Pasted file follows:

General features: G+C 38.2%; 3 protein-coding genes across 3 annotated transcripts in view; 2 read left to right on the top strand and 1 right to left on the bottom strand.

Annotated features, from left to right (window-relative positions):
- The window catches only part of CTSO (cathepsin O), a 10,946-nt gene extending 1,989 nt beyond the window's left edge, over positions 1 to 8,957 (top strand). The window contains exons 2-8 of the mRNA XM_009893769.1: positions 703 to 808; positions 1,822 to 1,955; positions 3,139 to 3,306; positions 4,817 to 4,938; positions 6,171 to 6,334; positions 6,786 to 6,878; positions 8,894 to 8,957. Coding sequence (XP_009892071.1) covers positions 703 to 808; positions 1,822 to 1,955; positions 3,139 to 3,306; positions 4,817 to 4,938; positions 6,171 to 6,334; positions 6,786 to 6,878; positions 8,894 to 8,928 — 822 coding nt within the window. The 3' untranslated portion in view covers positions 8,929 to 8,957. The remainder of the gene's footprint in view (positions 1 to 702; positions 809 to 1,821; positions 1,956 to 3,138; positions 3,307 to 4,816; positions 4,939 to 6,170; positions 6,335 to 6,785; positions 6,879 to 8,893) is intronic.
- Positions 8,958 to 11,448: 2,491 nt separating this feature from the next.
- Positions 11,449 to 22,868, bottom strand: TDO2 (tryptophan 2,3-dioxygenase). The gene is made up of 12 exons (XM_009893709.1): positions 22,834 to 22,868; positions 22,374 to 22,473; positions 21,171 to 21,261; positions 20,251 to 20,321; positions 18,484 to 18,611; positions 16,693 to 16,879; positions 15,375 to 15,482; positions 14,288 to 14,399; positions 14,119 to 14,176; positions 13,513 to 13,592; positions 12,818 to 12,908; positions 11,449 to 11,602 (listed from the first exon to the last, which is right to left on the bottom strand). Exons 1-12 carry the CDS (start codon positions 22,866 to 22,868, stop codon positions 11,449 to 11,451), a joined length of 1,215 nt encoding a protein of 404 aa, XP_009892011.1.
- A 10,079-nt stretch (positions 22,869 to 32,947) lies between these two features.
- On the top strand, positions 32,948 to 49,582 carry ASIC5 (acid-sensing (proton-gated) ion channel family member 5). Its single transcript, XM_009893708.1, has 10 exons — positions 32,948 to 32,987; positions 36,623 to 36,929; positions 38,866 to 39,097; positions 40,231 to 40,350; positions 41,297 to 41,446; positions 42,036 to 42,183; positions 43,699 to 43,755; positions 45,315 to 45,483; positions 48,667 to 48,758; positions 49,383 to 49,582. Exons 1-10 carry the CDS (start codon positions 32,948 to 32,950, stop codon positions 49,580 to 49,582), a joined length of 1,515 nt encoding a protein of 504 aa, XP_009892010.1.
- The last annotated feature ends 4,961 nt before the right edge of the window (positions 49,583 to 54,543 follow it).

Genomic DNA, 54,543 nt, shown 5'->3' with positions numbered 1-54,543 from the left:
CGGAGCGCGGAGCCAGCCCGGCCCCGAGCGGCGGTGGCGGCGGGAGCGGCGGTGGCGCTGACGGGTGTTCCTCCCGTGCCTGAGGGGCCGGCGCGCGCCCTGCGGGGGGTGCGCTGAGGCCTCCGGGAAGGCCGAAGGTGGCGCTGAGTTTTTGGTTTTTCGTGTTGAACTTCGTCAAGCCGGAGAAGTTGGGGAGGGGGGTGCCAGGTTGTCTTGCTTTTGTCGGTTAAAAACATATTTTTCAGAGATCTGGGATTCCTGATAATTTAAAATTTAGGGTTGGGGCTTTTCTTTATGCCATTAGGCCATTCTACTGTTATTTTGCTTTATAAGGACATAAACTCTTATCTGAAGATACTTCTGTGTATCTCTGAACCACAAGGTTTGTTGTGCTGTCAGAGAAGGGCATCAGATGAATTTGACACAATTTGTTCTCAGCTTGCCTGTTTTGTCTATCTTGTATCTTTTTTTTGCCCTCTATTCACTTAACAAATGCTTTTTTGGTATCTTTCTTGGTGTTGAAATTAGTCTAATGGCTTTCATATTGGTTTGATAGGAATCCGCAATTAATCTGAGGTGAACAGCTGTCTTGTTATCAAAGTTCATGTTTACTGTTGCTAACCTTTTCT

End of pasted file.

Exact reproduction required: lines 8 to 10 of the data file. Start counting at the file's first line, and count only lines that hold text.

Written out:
- The last annotated feature ends 4,961 nt before the right edge of the window (positions 49,583 to 54,543 follow it).

Genomic DNA, 54,543 nt, shown 5'->3' with positions numbered 1-54,543 from the left:
CGGAGCGCGGAGCCAGCCCGGCCCCGAGCGGCGGTGGCGGCGGGAGCGGCGGTGGCGCTGACGGGTGTTCCTCCCGTGCCTGAGGGGCCGGCGCGCGCCCTGCGGGGGGTGCGCTGAGGCCTCCGGGAAGGCCGAAGGTGGCGCTGAGTTTTTGGTTTTTCGTGTTGAACTTCGTCAAGCCGGAGAAGTTGGGGAGGGGGGTGCCAGGTTGTCTTGCTTTTGTCGGTTAAAAACATATTTTTCAGAGATCTGGGATTCCTGATAATTTAAAATTTAGGGTTGGGGCTTTTCTTTATGCCATTAGGCCATTCTACTGTTATTTTGCTTTATAAGGACATAAACTCTTATCTGAAGATACTTCTGTGTATCTCTGAACCACAAGGTTTGTTGTGCTGTCAGAGAAGGGCATCAGATGAATTTGACACAATTTGTTCTCAGCTTGCCTGTTTTGTCTATCTTGTATCTTTTTTTTGCCCTCTATTCACTTAACAAATGCTTTTTTGGTATCTTTCTTGGTGTTGAAATTAGTCTAATGGCTTTCATATTGGTTTGATAGGAATCCGCAATTAATCTGAGGTGAACAGCTGTCTTGTTATCAAAGTTCATGTTTACTGTTGCTAACCTTTTCT